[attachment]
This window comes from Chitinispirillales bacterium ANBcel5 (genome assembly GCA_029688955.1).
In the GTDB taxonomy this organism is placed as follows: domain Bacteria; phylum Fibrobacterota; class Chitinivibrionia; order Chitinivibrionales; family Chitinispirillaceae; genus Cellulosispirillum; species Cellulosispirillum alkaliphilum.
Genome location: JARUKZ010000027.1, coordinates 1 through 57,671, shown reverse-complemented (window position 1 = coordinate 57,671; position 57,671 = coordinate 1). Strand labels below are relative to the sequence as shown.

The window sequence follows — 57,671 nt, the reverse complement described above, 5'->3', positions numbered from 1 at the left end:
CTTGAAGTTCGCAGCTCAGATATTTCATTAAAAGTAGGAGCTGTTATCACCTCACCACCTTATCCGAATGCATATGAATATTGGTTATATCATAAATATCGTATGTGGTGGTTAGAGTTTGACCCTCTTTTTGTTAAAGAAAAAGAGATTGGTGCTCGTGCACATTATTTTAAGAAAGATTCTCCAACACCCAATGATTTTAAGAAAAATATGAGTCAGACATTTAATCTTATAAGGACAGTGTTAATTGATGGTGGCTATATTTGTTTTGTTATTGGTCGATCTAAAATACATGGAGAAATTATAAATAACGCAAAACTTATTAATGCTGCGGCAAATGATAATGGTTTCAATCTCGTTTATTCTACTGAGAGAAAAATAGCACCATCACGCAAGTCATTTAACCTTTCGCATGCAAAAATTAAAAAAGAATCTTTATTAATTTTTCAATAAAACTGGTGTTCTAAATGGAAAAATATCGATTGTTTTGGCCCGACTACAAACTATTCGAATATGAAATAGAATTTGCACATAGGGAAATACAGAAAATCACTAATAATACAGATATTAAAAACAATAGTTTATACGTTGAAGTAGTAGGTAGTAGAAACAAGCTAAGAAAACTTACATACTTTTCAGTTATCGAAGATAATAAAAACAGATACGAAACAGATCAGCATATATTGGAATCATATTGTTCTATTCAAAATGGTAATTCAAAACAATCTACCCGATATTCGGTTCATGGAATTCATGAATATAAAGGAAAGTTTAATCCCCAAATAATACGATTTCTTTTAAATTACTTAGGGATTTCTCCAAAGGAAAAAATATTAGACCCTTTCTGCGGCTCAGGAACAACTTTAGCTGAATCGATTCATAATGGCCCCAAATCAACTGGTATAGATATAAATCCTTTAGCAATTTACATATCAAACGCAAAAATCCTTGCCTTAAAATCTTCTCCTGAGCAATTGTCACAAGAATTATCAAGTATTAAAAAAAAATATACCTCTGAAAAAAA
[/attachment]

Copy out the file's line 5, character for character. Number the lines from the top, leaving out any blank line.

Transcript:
CTTGAAGTTCGCAGCTCAGATATTTCATTAAAAGTAGGAGCTGTTATCACCTCACCACCTTATCCGAATGCATATGAATATTGGTTATATCATAAATATCGTATGTGGTGGTTAGAGTTTGACCCTCTTTTTGTTAAAGAAAAAGAGATTGGTGCTCGTGCACATTATTTTAAGAAAGATTCTCCAACACCCAATGATTTTAAGAAAAATATGAGTCAGACATTTAATCTTATAAGGACAGTGTTAATTGATGGTGGCTATATTTGTTTTGTTATTGGTCGATCTAAAATACATGGAGAAATTATAAATAACGCAAAACTTATTAATGCTGCGGCAAATGATAATGGTTTCAATCTCGTTTATTCTACTGAGAGAAAAATAGCACCATCACGCAAGTCATTTAACCTTTCGCATGCAAAAATTAAAAAAGAATCTTTATTAATTTTTCAATAAAACTGGTGTTCTAAATGGAAAAATATCGATTGTTTTGGCCCGACTACAAACTATTCGAATATGAAATAGAATTTGCACATAGGGAAATACAGAAAATCACTAATAATACAGATATTAAAAACAATAGTTTATACGTTGAAGTAGTAGGTAGTAGAAACAAGCTAAGAAAACTTACATACTTTTCAGTTATCGAAGATAATAAAAACAGATACGAAACAGATCAGCATATATTGGAATCATATTGTTCTATTCAAAATGGTAATTCAAAACAATCTACCCGATATTCGGTTCATGGAATTCATGAATATAAAGGAAAGTTTAATCCCCAAATAATACGATTTCTTTTAAATTACTTAGGGATTTCTCCAAAGGAAAAAATATTAGACCCTTTCTGCGGCTCAGGAACAACTTTAGCTGAATCGATTCATAATGGCCCCAAATCAACTGGTATAGATATAAATCCTTTAGCAATTTACATATCAAACGCAAAAATCCTTGCCTTAAAATCTTCTCCTGAGCAATTGTCACAAGAATTATCAAGTATTAAAAAAAAATATACCTCTGAAAAAAA